Non-Tassie Devils

18 September, 2011

A friendly Tasmanian Devil, <i>Sarcophilus laniarius harrisii</i>
A friendly Tasmanian Devil, Sarcophilus laniarius harrisii
Image: Wayne McLean
Source: Wikimedia Commons

Question: Did Tasmanian Devils (or their ancestors) live outside of Tasmania?

Answer: The short answer is yes – the animal we call the Tasmanian Devil, Sarcophilus laniarius, did once call mainland Australia home.

Fossils show that different Devil species lived in South Australia, Victoria and New South Wales. Although only one species survives today, a number of 'prehistoric' Devils lived on mainland Australia, dating back several million years – the oldest was a precursor to the Devil called Glaucodon, which probably shared an ancestry between Quolls and the modern-day Devil.

The only evidence of this animal is two jaws found near Ballarat and Geelong. After this, the trail goes a little cold in the Devil family tree. But eventually, after a few millennia, the genus Sarcophilus appears, first represented by Sarcophilus moornaensis, known from a fossil found in New South Wales.

More recently came the 'giant' extinct Tasmanian Devil Sarcophilus laniarius laniarius, which was actually the first of the Devils to be scientifically described. The living Tasmanian Devil, Sarcophilus laniarius harrisii, is actually considered a dwarf subspecies of this giant form.

When these giants became extinct, the surviving 'dwarf' Tasmanian Devils lived on both mainland Australia and Tasmania – the two landmasses were connected by a land bridge. Although persisting in Tasmania today, their subsequent extinction on mainland Australia may have been a result of competition with the Dingo, which arrived on the mainland less than 10 000 years ago.

Comments (5)

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Andrew Kuhlmann 7 June, 2012 12:54
It's great to know that there were a number of 'Devil' species in the past. Do you know what habitats the living Tassie Devil would have lived in during it's time on the mainland?
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Discovery Centre 7 June, 2012 17:01

Hi Andrew - good question! The fossil remains of Sarcophilus laniarus have been found in a number of localities on mainland Australia, so it's likely that they lived in a varity of forested habitats. I appreciate this is a fairly vague answer, but it is difficult to say exactly what the habitats were like given the natural bias of conditions required for fossilisation. Fossilised 'Devil' remains are known from cave remains (i.e. animals that presumably fell into a cave opening and became trapped, or were attracted by carrion of other similarly trapped animals, such as at the famous Narracoorte Caves site) or their remains are found in sedimentary settings (where the bones have been washed in from surrounding areas, such as at a site near Portland in Western Victoria).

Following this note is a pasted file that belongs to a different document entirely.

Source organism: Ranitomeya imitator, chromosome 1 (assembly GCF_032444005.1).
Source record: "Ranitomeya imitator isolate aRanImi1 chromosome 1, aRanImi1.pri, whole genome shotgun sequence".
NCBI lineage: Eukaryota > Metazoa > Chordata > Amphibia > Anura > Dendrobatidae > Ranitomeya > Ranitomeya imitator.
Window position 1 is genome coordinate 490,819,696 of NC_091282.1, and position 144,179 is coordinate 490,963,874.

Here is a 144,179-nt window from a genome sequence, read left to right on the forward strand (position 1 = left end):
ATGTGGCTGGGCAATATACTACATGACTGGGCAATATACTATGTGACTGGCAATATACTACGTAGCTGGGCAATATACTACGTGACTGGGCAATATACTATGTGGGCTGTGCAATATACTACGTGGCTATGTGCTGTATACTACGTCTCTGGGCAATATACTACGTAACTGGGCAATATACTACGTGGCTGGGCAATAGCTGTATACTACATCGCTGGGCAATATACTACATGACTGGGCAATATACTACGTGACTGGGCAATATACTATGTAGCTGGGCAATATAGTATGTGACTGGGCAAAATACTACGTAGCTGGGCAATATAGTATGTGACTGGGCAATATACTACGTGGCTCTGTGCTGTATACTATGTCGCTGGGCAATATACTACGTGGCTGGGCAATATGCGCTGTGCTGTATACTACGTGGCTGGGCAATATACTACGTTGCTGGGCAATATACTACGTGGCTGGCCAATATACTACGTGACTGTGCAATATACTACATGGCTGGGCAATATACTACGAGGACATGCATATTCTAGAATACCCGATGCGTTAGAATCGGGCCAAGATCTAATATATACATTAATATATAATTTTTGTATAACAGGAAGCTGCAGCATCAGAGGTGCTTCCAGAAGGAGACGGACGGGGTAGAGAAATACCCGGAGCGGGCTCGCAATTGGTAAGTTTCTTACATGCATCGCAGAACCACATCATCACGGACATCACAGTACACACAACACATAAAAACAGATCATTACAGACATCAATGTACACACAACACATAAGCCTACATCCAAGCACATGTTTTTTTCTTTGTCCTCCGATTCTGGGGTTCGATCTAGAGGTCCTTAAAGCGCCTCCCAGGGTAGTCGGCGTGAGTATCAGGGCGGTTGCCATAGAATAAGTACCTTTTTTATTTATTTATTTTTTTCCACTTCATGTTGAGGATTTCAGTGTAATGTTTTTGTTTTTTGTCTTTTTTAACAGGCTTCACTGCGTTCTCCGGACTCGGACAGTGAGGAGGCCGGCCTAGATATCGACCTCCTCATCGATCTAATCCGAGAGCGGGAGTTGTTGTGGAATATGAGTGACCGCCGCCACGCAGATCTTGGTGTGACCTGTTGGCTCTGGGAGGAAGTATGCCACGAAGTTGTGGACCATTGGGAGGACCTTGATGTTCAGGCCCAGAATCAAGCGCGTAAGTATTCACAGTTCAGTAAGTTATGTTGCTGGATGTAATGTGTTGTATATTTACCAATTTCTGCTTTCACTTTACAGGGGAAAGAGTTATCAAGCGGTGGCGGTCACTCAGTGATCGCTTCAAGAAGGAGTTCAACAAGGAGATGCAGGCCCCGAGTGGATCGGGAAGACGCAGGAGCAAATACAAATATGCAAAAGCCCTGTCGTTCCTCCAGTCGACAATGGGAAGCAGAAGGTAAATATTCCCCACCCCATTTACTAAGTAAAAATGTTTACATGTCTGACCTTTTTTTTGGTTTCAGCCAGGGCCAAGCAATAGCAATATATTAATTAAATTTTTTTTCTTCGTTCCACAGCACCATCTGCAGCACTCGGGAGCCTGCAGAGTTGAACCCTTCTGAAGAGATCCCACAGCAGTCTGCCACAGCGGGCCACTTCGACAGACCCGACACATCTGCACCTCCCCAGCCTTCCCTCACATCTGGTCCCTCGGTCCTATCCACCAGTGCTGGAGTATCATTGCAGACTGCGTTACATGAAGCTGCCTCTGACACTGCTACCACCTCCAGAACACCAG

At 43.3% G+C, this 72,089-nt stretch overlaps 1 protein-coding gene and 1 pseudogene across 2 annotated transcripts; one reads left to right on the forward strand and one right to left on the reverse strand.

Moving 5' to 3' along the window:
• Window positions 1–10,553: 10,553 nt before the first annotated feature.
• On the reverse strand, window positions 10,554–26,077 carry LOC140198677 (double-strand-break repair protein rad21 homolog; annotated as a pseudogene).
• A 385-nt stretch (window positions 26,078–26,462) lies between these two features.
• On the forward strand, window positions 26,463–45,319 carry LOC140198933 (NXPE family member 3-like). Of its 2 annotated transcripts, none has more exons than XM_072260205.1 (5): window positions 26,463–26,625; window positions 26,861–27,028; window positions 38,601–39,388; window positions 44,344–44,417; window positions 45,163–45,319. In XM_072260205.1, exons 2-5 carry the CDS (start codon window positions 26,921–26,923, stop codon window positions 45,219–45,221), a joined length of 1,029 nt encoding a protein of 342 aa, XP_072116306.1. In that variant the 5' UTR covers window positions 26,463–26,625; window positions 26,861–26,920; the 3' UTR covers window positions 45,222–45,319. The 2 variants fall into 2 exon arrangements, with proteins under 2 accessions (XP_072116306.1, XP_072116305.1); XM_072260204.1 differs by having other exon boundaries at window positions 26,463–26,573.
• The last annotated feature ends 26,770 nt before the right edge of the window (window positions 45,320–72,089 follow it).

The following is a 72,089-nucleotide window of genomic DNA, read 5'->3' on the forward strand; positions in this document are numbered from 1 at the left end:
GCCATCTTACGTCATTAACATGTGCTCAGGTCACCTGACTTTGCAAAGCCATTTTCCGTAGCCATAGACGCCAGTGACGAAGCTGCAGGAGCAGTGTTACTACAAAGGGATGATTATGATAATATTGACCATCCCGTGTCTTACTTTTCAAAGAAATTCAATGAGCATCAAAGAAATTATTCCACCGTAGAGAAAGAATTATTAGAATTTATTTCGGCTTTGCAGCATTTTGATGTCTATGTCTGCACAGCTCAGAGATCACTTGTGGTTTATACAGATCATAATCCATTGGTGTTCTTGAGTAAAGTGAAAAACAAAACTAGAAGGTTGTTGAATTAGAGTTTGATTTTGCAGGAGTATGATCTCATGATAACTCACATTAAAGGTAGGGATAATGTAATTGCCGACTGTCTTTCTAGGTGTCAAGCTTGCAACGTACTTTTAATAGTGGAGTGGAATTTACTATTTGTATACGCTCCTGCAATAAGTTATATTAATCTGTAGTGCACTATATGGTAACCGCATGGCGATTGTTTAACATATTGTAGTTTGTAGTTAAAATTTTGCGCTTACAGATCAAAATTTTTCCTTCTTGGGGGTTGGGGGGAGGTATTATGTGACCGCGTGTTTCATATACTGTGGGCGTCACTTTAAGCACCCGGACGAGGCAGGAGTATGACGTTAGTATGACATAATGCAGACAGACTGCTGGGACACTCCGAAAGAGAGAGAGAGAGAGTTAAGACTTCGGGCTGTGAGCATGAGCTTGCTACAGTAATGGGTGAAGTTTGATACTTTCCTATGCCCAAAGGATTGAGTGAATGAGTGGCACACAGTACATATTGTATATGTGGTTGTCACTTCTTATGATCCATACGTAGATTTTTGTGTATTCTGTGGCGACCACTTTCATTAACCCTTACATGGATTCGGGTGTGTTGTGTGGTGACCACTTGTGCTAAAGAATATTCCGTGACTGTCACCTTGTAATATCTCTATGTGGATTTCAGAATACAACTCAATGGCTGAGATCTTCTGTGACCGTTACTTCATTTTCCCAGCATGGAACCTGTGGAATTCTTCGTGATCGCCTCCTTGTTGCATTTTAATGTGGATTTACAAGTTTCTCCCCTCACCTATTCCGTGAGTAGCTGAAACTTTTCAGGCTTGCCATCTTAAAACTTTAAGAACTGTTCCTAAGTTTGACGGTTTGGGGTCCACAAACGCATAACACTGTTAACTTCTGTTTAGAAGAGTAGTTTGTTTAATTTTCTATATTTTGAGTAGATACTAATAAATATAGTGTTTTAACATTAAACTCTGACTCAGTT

Some interesting work on the impacts of climatic changes on mammals in the Pleistocene (particularly those from Narracoorte) has been done by Gavin Prideaux and colleagues, you can read an abstract on a paper on this subject here

Hope this helps!

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Jasmine Brickley 13 August, 2012 21:34
Hi, Would you be able to list or provide a detailed map of the various tasmanian devil fossil sites? I can't seem to find any lists of these places, only blurry maps, or broad descriptions. It would be incredibly helpful!
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Discovery Centre 27 August, 2012 16:23

Hi Jasmine - I'm sorry to say that I don't think any such map exists in detail - there's some nice maps in the book "Vertebrate Palaeontology of Australiasia" ed. P. Vickers-Rich et al. in the Chapter by Peter Murray (pp 1071-1164), but these show a variety of megafauna distributions on the maps rather than Sarcophilus exclusively. Feel free to contact us directly via Ask the Experts if you need any advice on specific resources that might be useful.

Christopher Madden 26 November, 2014 20:41
I wonder do Tasmanian Devils have any effect on the population of rabbits or feral cats.
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